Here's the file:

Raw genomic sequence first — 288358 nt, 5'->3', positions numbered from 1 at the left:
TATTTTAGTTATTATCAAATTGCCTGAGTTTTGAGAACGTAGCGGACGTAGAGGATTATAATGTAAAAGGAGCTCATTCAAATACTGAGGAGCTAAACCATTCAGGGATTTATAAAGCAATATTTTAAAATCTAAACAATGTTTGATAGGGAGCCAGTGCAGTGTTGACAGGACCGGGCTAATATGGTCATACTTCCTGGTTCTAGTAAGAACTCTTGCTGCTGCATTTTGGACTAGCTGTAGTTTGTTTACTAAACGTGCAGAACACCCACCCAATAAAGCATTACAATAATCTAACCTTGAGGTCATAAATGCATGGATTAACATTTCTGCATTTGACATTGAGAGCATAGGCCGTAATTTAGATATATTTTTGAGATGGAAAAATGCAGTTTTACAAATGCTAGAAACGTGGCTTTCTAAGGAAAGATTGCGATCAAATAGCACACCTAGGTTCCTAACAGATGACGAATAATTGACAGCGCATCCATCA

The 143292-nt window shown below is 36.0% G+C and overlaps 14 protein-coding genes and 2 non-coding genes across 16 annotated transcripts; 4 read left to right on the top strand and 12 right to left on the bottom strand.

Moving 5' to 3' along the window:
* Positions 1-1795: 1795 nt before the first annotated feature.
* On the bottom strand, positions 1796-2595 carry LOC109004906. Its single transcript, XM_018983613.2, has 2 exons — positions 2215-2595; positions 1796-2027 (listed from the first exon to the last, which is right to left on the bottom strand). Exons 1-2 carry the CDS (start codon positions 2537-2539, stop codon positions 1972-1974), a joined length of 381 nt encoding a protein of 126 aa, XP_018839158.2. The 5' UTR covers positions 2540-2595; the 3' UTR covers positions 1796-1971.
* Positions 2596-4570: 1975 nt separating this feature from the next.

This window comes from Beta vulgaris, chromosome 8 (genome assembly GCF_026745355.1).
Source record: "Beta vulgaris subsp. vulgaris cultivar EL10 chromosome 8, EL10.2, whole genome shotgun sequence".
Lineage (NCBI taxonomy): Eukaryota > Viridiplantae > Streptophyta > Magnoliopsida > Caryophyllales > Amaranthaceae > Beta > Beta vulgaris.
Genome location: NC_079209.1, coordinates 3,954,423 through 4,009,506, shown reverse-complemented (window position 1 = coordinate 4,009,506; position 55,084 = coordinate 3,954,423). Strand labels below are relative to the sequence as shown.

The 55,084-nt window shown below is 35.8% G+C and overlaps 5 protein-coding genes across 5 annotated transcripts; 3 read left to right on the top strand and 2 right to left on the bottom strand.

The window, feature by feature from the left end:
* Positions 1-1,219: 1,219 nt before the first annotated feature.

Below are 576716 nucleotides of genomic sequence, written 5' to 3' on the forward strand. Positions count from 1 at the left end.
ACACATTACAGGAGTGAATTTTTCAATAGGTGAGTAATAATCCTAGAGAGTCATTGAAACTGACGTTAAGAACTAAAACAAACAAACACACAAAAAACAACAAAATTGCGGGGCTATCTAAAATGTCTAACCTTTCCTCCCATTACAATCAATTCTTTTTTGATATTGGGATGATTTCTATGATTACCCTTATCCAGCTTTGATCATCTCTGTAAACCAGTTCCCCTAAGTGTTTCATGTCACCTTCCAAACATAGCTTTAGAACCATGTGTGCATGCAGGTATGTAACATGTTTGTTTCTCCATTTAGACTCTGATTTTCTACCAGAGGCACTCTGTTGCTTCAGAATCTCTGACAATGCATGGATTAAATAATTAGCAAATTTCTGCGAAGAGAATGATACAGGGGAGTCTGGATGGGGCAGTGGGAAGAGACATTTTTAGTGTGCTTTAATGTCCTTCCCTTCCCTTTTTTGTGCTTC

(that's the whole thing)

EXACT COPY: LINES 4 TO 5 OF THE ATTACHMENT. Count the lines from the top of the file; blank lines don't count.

Moving 5' to 3' along the window:
* Positions 1-1795: 1795 nt before the first annotated feature.